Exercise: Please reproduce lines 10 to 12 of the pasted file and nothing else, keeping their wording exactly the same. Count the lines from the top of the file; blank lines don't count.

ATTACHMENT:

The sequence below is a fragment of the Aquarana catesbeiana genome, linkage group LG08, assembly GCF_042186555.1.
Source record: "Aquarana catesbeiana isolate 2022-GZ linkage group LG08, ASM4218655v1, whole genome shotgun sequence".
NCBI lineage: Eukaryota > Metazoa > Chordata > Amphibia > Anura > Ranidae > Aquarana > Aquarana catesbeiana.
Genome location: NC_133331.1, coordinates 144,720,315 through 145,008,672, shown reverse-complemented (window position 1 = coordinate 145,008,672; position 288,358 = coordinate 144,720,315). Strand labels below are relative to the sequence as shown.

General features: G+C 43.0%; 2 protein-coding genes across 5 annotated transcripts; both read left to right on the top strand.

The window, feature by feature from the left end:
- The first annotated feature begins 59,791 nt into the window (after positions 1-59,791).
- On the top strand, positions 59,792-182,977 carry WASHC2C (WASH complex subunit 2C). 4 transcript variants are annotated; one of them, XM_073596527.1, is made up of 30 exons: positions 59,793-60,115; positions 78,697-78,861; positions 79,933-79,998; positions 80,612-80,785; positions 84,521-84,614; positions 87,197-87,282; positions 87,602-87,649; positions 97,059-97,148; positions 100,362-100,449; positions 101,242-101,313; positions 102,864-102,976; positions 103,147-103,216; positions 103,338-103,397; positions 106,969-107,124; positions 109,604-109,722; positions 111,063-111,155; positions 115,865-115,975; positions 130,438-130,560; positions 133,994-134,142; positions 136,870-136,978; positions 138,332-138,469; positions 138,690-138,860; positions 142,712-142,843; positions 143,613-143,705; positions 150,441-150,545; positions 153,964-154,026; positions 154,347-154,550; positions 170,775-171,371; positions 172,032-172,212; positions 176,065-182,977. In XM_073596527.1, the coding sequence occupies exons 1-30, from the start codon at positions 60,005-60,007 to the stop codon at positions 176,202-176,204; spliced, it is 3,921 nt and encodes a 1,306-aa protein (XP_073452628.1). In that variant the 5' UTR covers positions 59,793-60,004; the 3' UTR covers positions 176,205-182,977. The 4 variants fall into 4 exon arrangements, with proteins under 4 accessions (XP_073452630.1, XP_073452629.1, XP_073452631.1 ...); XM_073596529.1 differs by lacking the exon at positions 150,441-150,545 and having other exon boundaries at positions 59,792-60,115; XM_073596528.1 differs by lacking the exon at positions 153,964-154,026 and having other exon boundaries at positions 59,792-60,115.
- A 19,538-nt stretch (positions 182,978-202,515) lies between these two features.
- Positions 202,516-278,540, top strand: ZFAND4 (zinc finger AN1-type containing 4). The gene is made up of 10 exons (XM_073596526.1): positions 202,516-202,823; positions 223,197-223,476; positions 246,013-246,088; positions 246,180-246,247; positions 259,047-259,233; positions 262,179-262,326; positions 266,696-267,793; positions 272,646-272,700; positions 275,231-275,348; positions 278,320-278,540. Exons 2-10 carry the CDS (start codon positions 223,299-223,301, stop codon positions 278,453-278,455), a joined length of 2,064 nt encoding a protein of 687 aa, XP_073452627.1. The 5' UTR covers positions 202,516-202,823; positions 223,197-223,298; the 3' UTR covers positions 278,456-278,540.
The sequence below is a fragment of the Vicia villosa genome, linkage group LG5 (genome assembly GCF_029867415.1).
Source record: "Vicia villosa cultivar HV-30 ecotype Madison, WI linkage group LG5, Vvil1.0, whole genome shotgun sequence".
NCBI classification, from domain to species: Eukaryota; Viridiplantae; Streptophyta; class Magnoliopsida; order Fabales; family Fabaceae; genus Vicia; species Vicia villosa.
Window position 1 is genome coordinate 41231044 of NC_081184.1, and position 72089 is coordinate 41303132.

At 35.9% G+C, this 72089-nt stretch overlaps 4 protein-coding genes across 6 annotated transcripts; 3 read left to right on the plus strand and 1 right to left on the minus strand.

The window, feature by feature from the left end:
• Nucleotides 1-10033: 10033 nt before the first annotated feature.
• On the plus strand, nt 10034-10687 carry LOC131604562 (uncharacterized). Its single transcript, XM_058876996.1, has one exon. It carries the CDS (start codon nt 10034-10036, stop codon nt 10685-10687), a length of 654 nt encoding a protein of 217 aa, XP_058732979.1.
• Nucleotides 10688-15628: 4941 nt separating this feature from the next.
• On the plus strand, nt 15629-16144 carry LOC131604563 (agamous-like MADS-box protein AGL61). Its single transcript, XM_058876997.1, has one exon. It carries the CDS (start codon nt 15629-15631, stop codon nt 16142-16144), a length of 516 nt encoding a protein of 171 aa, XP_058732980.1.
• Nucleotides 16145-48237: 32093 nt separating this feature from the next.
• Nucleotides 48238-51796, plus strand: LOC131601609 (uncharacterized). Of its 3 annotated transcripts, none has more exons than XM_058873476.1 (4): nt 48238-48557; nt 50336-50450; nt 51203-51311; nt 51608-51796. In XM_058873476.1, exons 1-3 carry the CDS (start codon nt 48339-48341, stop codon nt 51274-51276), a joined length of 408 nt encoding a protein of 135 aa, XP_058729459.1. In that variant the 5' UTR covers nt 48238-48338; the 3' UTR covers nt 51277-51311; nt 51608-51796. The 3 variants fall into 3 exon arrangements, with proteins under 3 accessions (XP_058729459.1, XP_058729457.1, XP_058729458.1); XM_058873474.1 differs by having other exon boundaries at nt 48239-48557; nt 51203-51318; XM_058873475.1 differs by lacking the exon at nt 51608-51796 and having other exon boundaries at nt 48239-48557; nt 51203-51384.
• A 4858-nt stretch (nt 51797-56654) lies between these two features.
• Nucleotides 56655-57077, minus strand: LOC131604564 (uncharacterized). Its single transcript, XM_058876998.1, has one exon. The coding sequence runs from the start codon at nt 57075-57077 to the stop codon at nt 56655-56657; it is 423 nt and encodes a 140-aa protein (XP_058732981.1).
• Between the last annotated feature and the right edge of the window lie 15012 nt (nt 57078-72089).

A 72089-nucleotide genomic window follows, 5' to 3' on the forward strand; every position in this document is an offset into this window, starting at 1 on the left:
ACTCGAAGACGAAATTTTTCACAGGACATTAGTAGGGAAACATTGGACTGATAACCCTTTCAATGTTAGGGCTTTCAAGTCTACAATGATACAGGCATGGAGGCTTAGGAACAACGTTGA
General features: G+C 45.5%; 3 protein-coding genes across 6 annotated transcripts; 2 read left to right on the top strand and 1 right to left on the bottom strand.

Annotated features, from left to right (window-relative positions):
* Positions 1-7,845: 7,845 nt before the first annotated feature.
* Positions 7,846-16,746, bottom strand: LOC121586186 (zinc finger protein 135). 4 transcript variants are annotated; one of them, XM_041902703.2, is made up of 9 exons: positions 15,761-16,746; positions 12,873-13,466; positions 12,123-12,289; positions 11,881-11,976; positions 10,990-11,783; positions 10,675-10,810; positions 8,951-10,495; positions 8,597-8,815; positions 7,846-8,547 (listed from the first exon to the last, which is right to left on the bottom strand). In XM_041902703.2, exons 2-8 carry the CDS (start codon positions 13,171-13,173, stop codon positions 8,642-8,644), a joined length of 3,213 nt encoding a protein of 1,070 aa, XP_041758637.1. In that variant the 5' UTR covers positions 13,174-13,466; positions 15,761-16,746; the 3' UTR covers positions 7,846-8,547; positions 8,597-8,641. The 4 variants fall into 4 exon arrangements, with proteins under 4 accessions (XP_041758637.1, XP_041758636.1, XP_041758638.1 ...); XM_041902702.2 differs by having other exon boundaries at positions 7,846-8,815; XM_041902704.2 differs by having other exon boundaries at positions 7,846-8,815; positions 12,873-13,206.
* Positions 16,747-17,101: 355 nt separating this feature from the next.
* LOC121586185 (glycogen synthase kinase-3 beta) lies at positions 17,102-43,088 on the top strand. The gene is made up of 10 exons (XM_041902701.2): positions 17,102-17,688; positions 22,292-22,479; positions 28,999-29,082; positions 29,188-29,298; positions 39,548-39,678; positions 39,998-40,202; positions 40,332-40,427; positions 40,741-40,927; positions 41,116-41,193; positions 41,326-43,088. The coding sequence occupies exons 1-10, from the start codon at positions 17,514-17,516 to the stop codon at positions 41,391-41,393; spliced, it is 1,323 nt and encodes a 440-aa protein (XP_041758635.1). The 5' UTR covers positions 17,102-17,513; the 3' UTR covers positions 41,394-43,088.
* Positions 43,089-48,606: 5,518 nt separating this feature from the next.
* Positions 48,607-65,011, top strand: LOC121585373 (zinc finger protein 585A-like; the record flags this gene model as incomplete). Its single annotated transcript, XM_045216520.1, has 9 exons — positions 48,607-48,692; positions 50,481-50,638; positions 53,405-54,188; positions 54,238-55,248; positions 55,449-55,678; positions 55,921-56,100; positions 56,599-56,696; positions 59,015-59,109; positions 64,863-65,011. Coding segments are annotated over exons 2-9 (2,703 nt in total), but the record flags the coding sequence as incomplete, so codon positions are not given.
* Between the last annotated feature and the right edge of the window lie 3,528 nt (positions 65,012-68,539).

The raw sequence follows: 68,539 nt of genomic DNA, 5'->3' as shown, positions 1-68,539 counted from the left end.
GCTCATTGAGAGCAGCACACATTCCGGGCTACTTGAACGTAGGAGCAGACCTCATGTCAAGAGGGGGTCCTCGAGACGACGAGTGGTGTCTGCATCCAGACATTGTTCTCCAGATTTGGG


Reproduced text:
- Positions 202,516-278,540, top strand: ZFAND4 (zinc finger AN1-type containing 4). The gene is made up of 10 exons (XM_073596526.1): positions 202,516-202,823; positions 223,197-223,476; positions 246,013-246,088; positions 246,180-246,247; positions 259,047-259,233; positions 262,179-262,326; positions 266,696-267,793; positions 272,646-272,700; positions 275,231-275,348; positions 278,320-278,540. Exons 2-10 carry the CDS (start codon positions 223,299-223,301, stop codon positions 278,453-278,455), a joined length of 2,064 nt encoding a protein of 687 aa, XP_073452627.1. The 5' UTR covers positions 202,516-202,823; positions 223,197-223,298; the 3' UTR covers positions 278,456-278,540.
The sequence below is a fragment of the Vicia villosa genome, linkage group LG5 (genome assembly GCF_029867415.1).
Source record: "Vicia villosa cultivar HV-30 ecotype Madison, WI linkage group LG5, Vvil1.0, whole genome shotgun sequence".